Quarantine shaming: the mask of discord
Wearing face coverings to prevent the spread of the coronavirus has turned from a medical issue into a deep political debate. People in the US have at different times been found guilty of BOTH wearing and not wearing them. However, the sentiments polarising society have little to do with the mask protecting against the novel coronavirus. The simple piece of cloth has proven to be so much more.
From mask obsession to mask neglect
In mid-March, the novel coronavirus was wreaking havoc on the US healthcare system that was caught completely off-guard. Activists urged individuals to donate whatever surgical masks they had to hospitals suffering severe shortages. Some went as far as blaming those who'd been wearing masks – especially medical grade N-95 ones – for aggravating the shortages. Stocking up on masks that were "of no use" to non-medical personnel saw prices for masks spike.
That rhetoric was partly stirred by the authorities, including the US Surgeon General, who initially sent out a cryptic message in an attempt to manage the scarcity. However, it was counterproductive at best and encouraged even more hoarding.
The internet instantly exploded with "how-to" videos to make DIY masks using anything from coffee filters to repurposed bras. On April 15 the New York State Governor Andrew Cuomo issued an executive order requiring everyone to wear a face covering in public or if they were unable to maintain a distance of 6 ft.
Retail chains, as well as essential businesses still operating, started to enforce mask rules. Several towns in the state of Massachusetts imposed a fine of $50 for failing to cover one's face in public. Repeat offenders would be fined $150 a second time and $300 the third. Riverside and San Bernardino counties in California introduced a fine of $1000 for failing to wear a face covering in public. Currently, 14 American states require wearing cloth masks in public places.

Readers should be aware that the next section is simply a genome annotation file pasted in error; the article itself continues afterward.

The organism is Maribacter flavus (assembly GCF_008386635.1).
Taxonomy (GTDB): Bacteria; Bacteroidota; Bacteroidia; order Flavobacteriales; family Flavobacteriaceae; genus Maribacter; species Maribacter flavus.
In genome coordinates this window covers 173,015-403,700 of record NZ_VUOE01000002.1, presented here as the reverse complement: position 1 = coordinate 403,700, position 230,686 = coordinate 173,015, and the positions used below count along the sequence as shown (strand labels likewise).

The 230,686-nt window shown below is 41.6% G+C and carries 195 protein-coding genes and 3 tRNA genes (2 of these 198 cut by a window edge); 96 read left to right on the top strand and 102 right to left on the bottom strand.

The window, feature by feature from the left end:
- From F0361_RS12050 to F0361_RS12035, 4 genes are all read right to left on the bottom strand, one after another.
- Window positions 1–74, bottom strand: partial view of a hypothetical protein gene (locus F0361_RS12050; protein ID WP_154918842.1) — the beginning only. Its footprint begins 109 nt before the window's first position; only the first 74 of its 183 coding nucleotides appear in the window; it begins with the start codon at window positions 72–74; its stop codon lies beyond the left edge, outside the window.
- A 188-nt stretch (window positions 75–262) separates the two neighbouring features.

Mask wars: freedom vs responsibility
And that's when the tables turned. Only weeks before mask-wearers were the ones getting the looks, and now it was the other way around. Divisions were clearly drawn: people all over the country reported coming under attack from vigilant neighbours for not wearing proper protection. Online vitriol was now directed at runners exercising with bare faces and taxi drivers operating with the masks slipped below their noses; moms have been repeatedly shamed for letting their unmasked kids congregate on playgrounds.
Entire Facebook groups dedicated to chastising irresponsible individuals and businesses were suddenly popping up. For example, an Alaskan "Anchorage Businesses that Wear Masks" has been challenging firms that don't enforce face coverings and urging others to boycott them, while a private Facebook group bluntly named "That's it. I'm Coronavirus venting" has over 5,000 members who find sharing photos and stories about those who fail to follow the rules therapeutic and amusing.
The Mayor of Providence, Rhode Island, Jorge Elorza has encouraged residents to "socially shame" those who don't wear masks in public, to help limit the spread of the virus. When shaming doesn't work, other creative ideas crop up.
Although most will probably find the suggestion by Matt DeRienzo, the editor-in-chief at the Center for Public Integrity, overkill, everyone who's been navigating the current pandemic has at one time or another been annoyed and tempted to stigmatise behaviour that could theoretically put others at risk.